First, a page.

Intel targets 40% mobile base station chipset share by 2022

Intel targets huge slice of 5G base station chipset market with edge-friendly, 10nm Snow Ridge design.

Snow Ridge chipset supporting a small cell design on stage at Intel’s CES 2019 press event.

Intel has claimed it will have 40% of the mobile base station chipset market by 2022, as the market moves to embed compute capabilities at the edge of the network to meet 5G use cases.

Navin Shanoy, Exec VP and GM, Data Centre Group, Intel, said that the a new 10nm process chipset currently code named Snow Ridge, “is going to bring Intel architecture into a new place where it has never been before, the wireless base station market”. That would drive Intel’s market presence from “0%” just a few years ago to over 40% in 2022.

Up until now, Shenoy said, base stations have been composed of fixed function, proprietary hardware and software. But base stations are now being “rearchitected” to run on Intel technology so that base stations can process and prioritise multiple application flows with stringent throughput and latency requirements. 

“So today we are announcing that we are expanding our decade long investments in network infrastructure with a new network SoC, code named Snow Ridge, that is being developed specifically for 5G wireless access,” Shenoy said at a press event at CES 2019. 

“What we are doing is taking all the technology we have developed for the server market, shrinking it into a very small form factor and ruggedising it so it can sit on those cellphone towers that we all drive by -therefore moving servers, essentially, closer and closer to the user.”

Shenoy ran a proof of concept demo showing Snow Ridge processor technology dealing with a mix of five types of traffic generated by a simulator: Industrial Iot, VR, remote surgery, streaming sports content and a productivity application.

“What SR is able to do is differentiate between different apps and prioritise the app that is most latency sensitive, in this case the remote surgery app. You can see it is running at 100Gbps of traffic and is able to prioritise that remote surgery app over the others. This  is a simple example but wouldn’t be possible without the latency you can bring into the market with a product like Snow Ridge and without 5G,” Shenoy added.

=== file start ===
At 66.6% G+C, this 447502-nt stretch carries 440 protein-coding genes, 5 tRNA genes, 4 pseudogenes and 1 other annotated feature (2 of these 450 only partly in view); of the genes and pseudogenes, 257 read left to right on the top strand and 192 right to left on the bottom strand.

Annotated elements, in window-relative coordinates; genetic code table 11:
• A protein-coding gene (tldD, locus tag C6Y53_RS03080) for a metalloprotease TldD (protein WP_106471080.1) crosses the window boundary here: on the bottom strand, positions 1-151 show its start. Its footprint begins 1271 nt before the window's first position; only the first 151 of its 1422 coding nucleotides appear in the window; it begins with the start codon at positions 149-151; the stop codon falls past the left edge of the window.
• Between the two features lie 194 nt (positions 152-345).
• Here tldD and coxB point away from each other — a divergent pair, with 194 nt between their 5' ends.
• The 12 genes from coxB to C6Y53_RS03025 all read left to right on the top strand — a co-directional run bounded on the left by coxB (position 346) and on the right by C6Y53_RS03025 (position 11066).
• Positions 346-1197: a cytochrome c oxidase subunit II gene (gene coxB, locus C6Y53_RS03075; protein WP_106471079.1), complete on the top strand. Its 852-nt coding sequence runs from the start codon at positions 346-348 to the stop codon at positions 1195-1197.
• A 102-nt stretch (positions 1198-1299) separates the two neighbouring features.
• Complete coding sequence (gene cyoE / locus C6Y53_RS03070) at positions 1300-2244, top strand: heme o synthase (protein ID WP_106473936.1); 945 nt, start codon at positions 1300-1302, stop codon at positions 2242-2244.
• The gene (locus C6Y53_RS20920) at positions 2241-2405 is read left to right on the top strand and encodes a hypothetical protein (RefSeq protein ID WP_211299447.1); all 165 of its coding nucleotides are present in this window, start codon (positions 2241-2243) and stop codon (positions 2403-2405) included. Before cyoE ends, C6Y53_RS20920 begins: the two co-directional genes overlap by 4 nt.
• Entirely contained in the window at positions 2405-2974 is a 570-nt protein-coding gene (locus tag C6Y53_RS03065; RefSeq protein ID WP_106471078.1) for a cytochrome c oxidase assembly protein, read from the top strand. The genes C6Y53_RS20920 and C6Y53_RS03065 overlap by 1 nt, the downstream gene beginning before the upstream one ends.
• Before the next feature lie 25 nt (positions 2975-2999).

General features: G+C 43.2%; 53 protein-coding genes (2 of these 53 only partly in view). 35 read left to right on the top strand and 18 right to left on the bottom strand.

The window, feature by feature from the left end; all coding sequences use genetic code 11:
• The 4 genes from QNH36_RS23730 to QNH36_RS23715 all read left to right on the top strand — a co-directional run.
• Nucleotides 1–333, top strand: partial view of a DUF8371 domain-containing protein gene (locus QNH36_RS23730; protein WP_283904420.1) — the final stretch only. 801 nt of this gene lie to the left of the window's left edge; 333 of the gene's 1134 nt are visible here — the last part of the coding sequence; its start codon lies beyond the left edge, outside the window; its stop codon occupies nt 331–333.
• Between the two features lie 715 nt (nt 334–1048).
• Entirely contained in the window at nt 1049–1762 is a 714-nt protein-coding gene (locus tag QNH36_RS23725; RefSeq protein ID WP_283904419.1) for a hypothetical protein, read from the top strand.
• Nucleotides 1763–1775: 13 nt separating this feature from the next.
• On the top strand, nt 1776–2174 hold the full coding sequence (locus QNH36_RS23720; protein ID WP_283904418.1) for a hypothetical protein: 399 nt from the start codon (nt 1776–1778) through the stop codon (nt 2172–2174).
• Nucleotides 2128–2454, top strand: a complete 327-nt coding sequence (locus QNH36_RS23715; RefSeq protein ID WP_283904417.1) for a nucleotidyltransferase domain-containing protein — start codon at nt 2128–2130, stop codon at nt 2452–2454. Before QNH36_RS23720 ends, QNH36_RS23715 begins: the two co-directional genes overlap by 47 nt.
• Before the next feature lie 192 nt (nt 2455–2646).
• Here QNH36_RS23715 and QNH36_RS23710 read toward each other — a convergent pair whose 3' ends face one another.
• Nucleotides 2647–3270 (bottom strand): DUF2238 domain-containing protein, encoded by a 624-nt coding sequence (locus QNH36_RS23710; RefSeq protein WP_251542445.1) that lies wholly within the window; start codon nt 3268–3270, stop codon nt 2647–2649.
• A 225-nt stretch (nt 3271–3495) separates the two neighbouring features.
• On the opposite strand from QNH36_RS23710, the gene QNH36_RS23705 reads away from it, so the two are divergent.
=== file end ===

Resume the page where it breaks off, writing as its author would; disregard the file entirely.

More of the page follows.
Shenoy said that although Intel has made a decade of investments into the network infrastructure space, it is 5G, with its convergence of communications and computing, that will really benefit from Intel’s architecture and capabilities. That’s because meeting new low latency use cases is only possible by moving the compute power to the edge where data is being generated and consumed.

Several newer players to the radio base station market such as Mavenir and Parallel Wireless base their network element designs on Intel chips and accelerators, with the aim of being able to deliver product at much lower price points than current vendors within an “Open” management and interoperability environment. Intel has also delivered a reference architecture known as Flex RAN to the market, integrating market-ready NFV and vRAN components within one framework.

Established base station players have also integrated Intel technology: for example Nokia uses Intel within its Airscale base station product and has previously said that Intel was “heavily involved” with the Nokia-branded Reef Shark network chipset family. Both Nokia and Ericsson presented as Intel partners at a 5G event held before MWC Americas in September 2018.